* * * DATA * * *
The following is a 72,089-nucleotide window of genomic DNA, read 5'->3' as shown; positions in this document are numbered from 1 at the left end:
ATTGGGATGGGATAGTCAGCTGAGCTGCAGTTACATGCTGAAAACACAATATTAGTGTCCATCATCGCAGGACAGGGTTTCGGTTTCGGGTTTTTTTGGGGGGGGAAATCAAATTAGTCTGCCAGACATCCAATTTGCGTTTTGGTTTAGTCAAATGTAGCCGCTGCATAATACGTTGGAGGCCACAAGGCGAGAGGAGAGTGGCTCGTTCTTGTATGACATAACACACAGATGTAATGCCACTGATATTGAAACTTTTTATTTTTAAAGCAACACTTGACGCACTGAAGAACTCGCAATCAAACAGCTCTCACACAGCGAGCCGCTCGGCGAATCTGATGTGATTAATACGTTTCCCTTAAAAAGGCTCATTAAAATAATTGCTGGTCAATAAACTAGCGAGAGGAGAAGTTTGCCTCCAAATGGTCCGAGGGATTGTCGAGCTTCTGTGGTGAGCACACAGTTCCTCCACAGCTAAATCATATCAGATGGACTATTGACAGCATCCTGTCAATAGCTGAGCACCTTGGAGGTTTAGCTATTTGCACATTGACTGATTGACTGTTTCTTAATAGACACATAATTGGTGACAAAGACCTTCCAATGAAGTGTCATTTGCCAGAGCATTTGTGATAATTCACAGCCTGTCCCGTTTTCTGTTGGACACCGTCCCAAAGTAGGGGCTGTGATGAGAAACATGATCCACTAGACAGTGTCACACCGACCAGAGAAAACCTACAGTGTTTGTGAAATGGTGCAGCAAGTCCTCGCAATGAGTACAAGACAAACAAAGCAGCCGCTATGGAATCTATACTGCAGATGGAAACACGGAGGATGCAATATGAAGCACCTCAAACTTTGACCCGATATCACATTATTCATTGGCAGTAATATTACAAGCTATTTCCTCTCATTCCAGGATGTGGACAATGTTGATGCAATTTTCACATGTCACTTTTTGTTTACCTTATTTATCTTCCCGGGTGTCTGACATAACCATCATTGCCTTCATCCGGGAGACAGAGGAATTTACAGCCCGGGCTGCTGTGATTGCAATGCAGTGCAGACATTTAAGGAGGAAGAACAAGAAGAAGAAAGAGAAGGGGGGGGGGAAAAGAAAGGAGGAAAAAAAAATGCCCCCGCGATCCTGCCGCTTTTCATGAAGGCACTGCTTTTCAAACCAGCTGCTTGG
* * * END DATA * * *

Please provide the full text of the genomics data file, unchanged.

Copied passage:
The following is a 72,089-nucleotide window of genomic DNA, read 5'->3' as shown; positions in this document are numbered from 1 at the left end:
ATTGGGATGGGATAGTCAGCTGAGCTGCAGTTACATGCTGAAAACACAATATTAGTGTCCATCATCGCAGGACAGGGTTTCGGTTTCGGGTTTTTTTGGGGGGGGAAATCAAATTAGTCTGCCAGACATCCAATTTGCGTTTTGGTTTAGTCAAATGTAGCCGCTGCATAATACGTTGGAGGCCACAAGGCGAGAGGAGAGTGGCTCGTTCTTGTATGACATAACACACAGATGTAATGCCACTGATATTGAAACTTTTTATTTTTAAAGCAACACTTGACGCACTGAAGAACTCGCAATCAAACAGCTCTCACACAGCGAGCCGCTCGGCGAATCTGATGTGATTAATACGTTTCCCTTAAAAAGGCTCATTAAAATAATTGCTGGTCAATAAACTAGCGAGAGGAGAAGTTTGCCTCCAAATGGTCCGAGGGATTGTCGAGCTTCTGTGGTGAGCACACAGTTCCTCCACAGCTAAATCATATCAGATGGACTATTGACAGCATCCTGTCAATAGCTGAGCACCTTGGAGGTTTAGCTATTTGCACATTGACTGATTGACTGTTTCTTAATAGACACATAATTGGTGACAAAGACCTTCCAATGAAGTGTCATTTGCCAGAGCATTTGTGATAATTCACAGCCTGTCCCGTTTTCTGTTGGACACCGTCCCAAAGTAGGGGCTGTGATGAGAAACATGATCCACTAGACAGTGTCACACCGACCAGAGAAAACCTACAGTGTTTGTGAAATGGTGCAGCAAGTCCTCGCAATGAGTACAAGACAAACAAAGCAGCCGCTATGGAATCTATACTGCAGATGGAAACACGGAGGATGCAATATGAAGCACCTCAAACTTTGACCCGATATCACATTATTCATTGGCAGTAATATTACAAGCTATTTCCTCTCATTCCAGGATGTGGACAATGTTGATGCAATTTTCACATGTCACTTTTTGTTTACCTTATTTATCTTCCCGGGTGTCTGACATAACCATCATTGCCTTCATCCGGGAGACAGAGGAATTTACAGCCCGGGCTGCTGTGATTGCAATGCAGTGCAGACATTTAAGGAGGAAGAACAAGAAGAAGAAAGAGAAGGGGGGGGGGAAAAGAAAGGAGGAAAAAAAAATGCCCCCGCGATCCTGCCGCTTTTCATGAAGGCACTGCTTTTCAAACCAGCTGCTTGG